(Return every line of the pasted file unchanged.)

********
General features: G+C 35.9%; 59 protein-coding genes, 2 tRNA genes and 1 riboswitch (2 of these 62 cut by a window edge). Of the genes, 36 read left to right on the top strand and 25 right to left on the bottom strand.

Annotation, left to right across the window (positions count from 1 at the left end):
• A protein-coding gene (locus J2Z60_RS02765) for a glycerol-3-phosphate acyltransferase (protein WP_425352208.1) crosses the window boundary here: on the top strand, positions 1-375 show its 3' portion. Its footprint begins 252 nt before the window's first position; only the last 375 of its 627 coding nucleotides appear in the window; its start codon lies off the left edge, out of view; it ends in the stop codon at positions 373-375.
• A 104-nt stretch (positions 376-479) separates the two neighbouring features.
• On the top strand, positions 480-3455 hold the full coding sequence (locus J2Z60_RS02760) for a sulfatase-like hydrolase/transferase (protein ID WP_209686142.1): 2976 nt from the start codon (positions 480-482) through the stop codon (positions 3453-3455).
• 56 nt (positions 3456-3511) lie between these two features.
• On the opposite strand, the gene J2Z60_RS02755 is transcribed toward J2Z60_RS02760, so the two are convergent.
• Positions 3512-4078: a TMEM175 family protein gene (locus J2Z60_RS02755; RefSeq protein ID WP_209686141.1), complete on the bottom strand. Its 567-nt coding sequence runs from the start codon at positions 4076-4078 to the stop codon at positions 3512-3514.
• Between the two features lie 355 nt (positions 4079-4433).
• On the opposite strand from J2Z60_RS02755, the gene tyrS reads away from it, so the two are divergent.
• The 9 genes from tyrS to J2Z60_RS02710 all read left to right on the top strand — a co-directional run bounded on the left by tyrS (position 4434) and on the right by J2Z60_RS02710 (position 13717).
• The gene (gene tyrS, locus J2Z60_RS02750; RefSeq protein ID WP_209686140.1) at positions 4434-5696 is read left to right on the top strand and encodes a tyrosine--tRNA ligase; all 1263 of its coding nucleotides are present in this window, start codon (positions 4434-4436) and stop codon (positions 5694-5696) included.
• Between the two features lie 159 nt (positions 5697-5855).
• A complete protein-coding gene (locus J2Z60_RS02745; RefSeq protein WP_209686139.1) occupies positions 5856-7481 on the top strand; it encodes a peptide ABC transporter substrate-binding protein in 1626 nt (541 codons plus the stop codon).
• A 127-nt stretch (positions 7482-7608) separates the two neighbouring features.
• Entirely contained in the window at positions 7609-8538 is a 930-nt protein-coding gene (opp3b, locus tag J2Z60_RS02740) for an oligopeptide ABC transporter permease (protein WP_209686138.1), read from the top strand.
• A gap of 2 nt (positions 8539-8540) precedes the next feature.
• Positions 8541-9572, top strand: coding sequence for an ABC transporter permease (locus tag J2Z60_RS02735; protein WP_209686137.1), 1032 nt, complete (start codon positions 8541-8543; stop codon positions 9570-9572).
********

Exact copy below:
General features: G+C 35.9%; 59 protein-coding genes, 2 tRNA genes and 1 riboswitch (2 of these 62 cut by a window edge). Of the genes, 36 read left to right on the top strand and 25 right to left on the bottom strand.

Annotation, left to right across the window (positions count from 1 at the left end):
• A protein-coding gene (locus J2Z60_RS02765) for a glycerol-3-phosphate acyltransferase (protein WP_425352208.1) crosses the window boundary here: on the top strand, positions 1-375 show its 3' portion. Its footprint begins 252 nt before the window's first position; only the last 375 of its 627 coding nucleotides appear in the window; its start codon lies off the left edge, out of view; it ends in the stop codon at positions 373-375.
• A 104-nt stretch (positions 376-479) separates the two neighbouring features.
• On the top strand, positions 480-3455 hold the full coding sequence (locus J2Z60_RS02760) for a sulfatase-like hydrolase/transferase (protein ID WP_209686142.1): 2976 nt from the start codon (positions 480-482) through the stop codon (positions 3453-3455).
• 56 nt (positions 3456-3511) lie between these two features.
• On the opposite strand, the gene J2Z60_RS02755 is transcribed toward J2Z60_RS02760, so the two are convergent.
• Positions 3512-4078: a TMEM175 family protein gene (locus J2Z60_RS02755; RefSeq protein ID WP_209686141.1), complete on the bottom strand. Its 567-nt coding sequence runs from the start codon at positions 4076-4078 to the stop codon at positions 3512-3514.
• Between the two features lie 355 nt (positions 4079-4433).
• On the opposite strand from J2Z60_RS02755, the gene tyrS reads away from it, so the two are divergent.
• The 9 genes from tyrS to J2Z60_RS02710 all read left to right on the top strand — a co-directional run bounded on the left by tyrS (position 4434) and on the right by J2Z60_RS02710 (position 13717).
• The gene (gene tyrS, locus J2Z60_RS02750; RefSeq protein ID WP_209686140.1) at positions 4434-5696 is read left to right on the top strand and encodes a tyrosine--tRNA ligase; all 1263 of its coding nucleotides are present in this window, start codon (positions 4434-4436) and stop codon (positions 5694-5696) included.
• Between the two features lie 159 nt (positions 5697-5855).
• A complete protein-coding gene (locus J2Z60_RS02745; RefSeq protein WP_209686139.1) occupies positions 5856-7481 on the top strand; it encodes a peptide ABC transporter substrate-binding protein in 1626 nt (541 codons plus the stop codon).
• A 127-nt stretch (positions 7482-7608) separates the two neighbouring features.
• Entirely contained in the window at positions 7609-8538 is a 930-nt protein-coding gene (opp3b, locus tag J2Z60_RS02740) for an oligopeptide ABC transporter permease (protein WP_209686138.1), read from the top strand.
• A gap of 2 nt (positions 8539-8540) precedes the next feature.
• Positions 8541-9572, top strand: coding sequence for an ABC transporter permease (locus tag J2Z60_RS02735; protein WP_209686137.1), 1032 nt, complete (start codon positions 8541-8543; stop codon positions 9570-9572).